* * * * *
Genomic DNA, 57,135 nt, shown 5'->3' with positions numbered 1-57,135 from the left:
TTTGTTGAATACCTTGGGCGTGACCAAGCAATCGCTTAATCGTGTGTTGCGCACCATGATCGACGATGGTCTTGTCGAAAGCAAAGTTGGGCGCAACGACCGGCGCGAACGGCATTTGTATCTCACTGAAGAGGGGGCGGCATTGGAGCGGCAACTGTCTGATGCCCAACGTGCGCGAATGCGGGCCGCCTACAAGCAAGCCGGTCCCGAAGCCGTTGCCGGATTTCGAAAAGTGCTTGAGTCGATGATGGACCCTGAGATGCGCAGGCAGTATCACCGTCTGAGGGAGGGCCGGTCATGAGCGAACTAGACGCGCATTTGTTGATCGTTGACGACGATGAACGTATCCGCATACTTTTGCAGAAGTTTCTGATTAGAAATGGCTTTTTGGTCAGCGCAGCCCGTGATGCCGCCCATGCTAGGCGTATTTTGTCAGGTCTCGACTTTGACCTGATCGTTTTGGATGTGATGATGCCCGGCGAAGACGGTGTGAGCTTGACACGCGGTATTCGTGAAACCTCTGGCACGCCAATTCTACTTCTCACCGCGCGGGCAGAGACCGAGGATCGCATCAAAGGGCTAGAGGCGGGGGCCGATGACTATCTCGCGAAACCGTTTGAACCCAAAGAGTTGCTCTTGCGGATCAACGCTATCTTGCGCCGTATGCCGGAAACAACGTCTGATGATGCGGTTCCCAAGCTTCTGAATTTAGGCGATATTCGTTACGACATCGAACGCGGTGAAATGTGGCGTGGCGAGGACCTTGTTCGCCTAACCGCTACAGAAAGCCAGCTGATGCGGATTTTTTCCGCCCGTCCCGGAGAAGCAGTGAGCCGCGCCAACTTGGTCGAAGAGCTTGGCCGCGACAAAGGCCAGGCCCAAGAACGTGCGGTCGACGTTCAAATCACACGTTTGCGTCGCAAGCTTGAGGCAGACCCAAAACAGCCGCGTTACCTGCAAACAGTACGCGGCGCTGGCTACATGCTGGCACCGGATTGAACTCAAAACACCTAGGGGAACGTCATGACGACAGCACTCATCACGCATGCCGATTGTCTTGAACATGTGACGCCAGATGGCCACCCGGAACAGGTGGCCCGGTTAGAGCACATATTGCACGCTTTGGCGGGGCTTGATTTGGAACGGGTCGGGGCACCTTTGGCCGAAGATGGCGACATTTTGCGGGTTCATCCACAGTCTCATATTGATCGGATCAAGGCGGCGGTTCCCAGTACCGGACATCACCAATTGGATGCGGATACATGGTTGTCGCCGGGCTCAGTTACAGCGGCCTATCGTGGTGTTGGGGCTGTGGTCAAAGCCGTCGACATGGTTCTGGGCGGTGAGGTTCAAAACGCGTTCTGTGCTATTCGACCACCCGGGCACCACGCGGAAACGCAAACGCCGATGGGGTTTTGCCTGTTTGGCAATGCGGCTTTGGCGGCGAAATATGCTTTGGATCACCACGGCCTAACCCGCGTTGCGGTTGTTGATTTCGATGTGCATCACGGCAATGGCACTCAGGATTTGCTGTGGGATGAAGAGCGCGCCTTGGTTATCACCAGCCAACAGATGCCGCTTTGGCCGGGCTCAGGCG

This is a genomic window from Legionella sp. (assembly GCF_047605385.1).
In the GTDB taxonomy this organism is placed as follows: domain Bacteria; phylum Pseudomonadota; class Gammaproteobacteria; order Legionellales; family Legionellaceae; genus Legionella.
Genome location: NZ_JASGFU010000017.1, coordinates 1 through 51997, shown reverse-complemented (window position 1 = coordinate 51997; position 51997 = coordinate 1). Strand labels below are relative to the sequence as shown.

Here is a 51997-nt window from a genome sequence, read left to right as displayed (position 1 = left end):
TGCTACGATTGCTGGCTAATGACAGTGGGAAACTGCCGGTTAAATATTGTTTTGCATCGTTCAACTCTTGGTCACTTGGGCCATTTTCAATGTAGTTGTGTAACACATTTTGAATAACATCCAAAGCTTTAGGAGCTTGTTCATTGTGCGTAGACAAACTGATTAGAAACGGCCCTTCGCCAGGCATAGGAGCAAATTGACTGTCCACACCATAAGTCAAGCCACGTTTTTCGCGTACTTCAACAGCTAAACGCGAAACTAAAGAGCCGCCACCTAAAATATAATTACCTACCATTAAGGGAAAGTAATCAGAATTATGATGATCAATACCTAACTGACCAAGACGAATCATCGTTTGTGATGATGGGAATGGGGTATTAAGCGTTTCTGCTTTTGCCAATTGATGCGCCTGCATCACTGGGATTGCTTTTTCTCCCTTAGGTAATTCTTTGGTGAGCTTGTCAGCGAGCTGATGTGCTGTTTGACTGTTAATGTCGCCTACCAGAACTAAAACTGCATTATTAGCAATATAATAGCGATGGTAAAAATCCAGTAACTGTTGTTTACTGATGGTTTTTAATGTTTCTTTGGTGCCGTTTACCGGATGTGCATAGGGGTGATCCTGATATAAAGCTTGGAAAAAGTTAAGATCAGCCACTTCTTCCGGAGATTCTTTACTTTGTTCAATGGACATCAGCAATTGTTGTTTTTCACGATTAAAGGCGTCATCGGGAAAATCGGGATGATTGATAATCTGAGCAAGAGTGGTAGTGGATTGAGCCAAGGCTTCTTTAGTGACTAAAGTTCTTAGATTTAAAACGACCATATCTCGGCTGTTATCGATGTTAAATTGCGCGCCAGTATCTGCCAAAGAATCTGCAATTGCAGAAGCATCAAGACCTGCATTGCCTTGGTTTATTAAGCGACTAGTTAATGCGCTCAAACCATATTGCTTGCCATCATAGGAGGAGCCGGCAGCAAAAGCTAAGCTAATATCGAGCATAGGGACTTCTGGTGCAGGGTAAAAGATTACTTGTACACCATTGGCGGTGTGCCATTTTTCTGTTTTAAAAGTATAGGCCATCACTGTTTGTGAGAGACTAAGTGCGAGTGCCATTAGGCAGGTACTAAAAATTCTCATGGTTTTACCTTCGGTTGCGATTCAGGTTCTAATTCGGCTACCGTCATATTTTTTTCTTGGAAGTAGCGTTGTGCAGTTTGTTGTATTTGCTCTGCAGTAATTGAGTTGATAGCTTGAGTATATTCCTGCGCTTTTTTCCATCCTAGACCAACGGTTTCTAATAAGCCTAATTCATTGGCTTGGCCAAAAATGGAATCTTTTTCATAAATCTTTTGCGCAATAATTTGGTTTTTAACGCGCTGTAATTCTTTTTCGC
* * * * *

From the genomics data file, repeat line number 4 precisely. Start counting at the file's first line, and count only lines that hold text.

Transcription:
In the GTDB taxonomy this organism is placed as follows: domain Bacteria; phylum Pseudomonadota; class Gammaproteobacteria; order Legionellales; family Legionellaceae; genus Legionella.